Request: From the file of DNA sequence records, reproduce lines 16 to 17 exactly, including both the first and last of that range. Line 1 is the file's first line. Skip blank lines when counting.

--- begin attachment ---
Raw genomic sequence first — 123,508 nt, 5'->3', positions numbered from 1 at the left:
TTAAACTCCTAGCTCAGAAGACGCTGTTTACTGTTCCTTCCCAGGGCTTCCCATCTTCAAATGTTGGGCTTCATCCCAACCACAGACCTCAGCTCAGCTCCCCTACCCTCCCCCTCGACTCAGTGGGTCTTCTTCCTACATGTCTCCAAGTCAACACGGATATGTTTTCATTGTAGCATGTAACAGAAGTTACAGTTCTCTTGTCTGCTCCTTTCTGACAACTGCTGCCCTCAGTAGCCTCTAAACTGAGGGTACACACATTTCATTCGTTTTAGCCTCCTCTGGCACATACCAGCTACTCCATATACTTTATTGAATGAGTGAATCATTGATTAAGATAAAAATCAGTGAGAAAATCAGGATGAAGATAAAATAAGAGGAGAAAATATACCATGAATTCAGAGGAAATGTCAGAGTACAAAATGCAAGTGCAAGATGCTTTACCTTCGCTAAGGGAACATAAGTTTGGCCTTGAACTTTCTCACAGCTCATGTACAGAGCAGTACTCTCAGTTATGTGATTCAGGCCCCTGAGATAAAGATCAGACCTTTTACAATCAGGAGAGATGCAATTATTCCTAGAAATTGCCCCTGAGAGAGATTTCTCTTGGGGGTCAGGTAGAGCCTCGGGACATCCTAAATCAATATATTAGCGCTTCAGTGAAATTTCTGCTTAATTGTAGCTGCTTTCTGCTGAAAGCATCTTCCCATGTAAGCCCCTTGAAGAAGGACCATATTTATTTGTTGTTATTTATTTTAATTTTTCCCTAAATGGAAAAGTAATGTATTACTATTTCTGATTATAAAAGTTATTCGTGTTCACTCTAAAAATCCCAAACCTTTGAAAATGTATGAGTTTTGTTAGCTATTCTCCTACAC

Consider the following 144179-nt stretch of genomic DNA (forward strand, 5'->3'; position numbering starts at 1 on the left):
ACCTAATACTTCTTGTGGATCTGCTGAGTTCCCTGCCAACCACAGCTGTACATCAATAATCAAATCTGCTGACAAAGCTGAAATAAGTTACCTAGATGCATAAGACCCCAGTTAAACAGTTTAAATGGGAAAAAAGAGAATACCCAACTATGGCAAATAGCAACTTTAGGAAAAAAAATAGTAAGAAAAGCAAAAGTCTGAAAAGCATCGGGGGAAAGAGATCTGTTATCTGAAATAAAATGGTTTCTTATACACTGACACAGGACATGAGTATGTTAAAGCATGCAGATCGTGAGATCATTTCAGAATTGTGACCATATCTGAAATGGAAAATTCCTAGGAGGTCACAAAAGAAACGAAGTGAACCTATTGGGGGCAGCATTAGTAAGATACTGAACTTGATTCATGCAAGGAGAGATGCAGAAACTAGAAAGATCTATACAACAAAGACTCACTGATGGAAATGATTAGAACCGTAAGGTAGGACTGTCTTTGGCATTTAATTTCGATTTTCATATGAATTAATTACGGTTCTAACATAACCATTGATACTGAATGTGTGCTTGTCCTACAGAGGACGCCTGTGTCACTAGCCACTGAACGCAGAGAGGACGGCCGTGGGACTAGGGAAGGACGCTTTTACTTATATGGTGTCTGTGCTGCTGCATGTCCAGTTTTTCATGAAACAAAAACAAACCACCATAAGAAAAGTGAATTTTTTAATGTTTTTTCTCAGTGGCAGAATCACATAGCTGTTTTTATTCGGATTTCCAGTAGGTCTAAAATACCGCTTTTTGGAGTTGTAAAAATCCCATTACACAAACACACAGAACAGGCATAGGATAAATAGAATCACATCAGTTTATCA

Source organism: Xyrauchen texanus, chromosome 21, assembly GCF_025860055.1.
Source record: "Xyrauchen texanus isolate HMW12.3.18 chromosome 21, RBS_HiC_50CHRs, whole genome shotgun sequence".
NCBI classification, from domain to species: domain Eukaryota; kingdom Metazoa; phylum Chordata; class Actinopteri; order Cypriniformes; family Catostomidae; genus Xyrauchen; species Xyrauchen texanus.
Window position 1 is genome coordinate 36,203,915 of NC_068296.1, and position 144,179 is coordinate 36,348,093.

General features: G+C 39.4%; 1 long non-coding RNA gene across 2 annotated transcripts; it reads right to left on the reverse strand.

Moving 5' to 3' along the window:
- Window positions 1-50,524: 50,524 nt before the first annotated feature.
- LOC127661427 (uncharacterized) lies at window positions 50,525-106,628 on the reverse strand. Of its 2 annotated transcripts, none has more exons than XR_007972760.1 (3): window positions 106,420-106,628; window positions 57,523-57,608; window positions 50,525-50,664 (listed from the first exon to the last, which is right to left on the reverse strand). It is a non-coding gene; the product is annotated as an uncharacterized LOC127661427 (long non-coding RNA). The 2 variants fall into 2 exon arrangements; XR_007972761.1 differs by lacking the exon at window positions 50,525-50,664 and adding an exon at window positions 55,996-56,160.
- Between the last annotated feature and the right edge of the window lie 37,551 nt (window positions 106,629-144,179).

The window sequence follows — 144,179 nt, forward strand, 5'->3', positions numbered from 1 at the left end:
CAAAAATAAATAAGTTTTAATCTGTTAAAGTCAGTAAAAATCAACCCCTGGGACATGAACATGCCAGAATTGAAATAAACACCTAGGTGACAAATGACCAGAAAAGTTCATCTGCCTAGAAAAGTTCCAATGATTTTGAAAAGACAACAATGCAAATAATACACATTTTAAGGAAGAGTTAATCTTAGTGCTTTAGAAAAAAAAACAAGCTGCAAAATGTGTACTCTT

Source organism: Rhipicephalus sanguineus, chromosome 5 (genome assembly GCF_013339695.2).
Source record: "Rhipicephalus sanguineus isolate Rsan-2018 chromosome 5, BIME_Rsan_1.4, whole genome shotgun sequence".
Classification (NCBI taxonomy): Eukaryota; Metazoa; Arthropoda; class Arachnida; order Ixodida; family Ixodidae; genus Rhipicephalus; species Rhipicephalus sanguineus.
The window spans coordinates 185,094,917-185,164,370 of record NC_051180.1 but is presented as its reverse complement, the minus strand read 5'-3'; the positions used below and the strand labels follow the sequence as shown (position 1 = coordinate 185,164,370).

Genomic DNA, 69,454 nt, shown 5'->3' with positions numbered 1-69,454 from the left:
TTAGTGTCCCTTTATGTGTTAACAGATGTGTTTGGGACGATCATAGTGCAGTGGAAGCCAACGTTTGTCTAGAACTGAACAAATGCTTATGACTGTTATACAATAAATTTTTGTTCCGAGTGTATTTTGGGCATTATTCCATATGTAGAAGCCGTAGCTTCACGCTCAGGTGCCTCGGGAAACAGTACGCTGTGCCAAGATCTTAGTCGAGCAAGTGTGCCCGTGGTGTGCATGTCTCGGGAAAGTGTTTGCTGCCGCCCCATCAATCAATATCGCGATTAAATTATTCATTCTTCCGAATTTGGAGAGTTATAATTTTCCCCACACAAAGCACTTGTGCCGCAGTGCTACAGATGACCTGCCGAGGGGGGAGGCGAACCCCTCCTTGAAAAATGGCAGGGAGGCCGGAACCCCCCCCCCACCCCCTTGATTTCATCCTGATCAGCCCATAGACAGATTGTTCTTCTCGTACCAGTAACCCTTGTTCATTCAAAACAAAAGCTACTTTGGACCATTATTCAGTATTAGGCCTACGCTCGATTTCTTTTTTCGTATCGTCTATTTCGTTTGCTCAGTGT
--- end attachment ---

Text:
Source organism: Rhipicephalus sanguineus, chromosome 5 (genome assembly GCF_013339695.2).
Source record: "Rhipicephalus sanguineus isolate Rsan-2018 chromosome 5, BIME_Rsan_1.4, whole genome shotgun sequence".